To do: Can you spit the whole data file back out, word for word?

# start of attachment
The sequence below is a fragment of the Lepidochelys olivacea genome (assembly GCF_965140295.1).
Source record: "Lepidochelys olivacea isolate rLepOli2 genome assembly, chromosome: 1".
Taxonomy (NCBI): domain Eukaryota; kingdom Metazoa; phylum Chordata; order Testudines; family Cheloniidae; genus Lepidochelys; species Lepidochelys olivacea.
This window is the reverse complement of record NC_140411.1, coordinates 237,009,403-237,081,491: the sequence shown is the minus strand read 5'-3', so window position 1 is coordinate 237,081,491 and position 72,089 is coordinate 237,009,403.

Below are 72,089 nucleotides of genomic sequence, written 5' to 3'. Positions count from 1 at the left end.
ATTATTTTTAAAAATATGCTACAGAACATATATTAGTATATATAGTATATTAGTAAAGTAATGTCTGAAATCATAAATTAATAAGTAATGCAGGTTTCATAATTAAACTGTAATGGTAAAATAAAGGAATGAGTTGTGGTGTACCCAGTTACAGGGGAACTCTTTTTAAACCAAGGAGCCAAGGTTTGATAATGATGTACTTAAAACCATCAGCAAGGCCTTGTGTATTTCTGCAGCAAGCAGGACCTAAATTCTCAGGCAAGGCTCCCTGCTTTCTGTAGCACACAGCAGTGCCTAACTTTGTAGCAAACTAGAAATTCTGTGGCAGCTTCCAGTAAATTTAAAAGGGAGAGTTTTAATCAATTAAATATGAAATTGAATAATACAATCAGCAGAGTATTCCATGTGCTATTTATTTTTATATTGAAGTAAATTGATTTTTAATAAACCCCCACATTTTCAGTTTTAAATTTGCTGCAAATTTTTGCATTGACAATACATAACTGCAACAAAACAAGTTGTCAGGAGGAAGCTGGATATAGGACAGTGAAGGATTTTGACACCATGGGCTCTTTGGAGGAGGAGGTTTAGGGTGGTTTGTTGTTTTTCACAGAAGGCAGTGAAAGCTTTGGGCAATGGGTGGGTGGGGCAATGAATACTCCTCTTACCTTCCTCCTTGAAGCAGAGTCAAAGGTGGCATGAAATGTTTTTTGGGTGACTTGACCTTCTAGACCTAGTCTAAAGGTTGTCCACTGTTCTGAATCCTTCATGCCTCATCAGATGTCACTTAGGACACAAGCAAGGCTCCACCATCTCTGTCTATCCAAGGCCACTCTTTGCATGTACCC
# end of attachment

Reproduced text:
The sequence below is a fragment of the Lepidochelys olivacea genome (assembly GCF_965140295.1).
Source record: "Lepidochelys olivacea isolate rLepOli2 genome assembly, chromosome: 1".
Taxonomy (NCBI): domain Eukaryota; kingdom Metazoa; phylum Chordata; order Testudines; family Cheloniidae; genus Lepidochelys; species Lepidochelys olivacea.
This window is the reverse complement of record NC_140411.1, coordinates 237,009,403-237,081,491: the sequence shown is the minus strand read 5'-3', so window position 1 is coordinate 237,081,491 and position 72,089 is coordinate 237,009,403.

Below are 72,089 nucleotides of genomic sequence, written 5' to 3'. Positions count from 1 at the left end.
ATTATTTTTAAAAATATGCTACAGAACATATATTAGTATATATAGTATATTAGTAAAGTAATGTCTGAAATCATAAATTAATAAGTAATGCAGGTTTCATAATTAAACTGTAATGGTAAAATAAAGGAATGAGTTGTGGTGTACCCAGTTACAGGGGAACTCTTTTTAAACCAAGGAGCCAAGGTTTGATAATGATGTACTTAAAACCATCAGCAAGGCCTTGTGTATTTCTGCAGCAAGCAGGACCTAAATTCTCAGGCAAGGCTCCCTGCTTTCTGTAGCACACAGCAGTGCCTAACTTTGTAGCAAACTAGAAATTCTGTGGCAGCTTCCAGTAAATTTAAAAGGGAGAGTTTTAATCAATTAAATATGAAATTGAATAATACAATCAGCAGAGTATTCCATGTGCTATTTATTTTTATATTGAAGTAAATTGATTTTTAATAAACCCCCACATTTTCAGTTTTAAATTTGCTGCAAATTTTTGCATTGACAATACATAACTGCAACAAAACAAGTTGTCAGGAGGAAGCTGGATATAGGACAGTGAAGGATTTTGACACCATGGGCTCTTTGGAGGAGGAGGTTTAGGGTGGTTTGTTGTTTTTCACAGAAGGCAGTGAAAGCTTTGGGCAATGGGTGGGTGGGGCAATGAATACTCCTCTTACCTTCCTCCTTGAAGCAGAGTCAAAGGTGGCATGAAATGTTTTTTGGGTGACTTGACCTTCTAGACCTAGTCTAAAGGTTGTCCACTGTTCTGAATCCTTCATGCCTCATCAGATGTCACTTAGGACACAAGCAAGGCTCCACCATCTCTGTCTATCCAAGGCCACTCTTTGCATGTACCC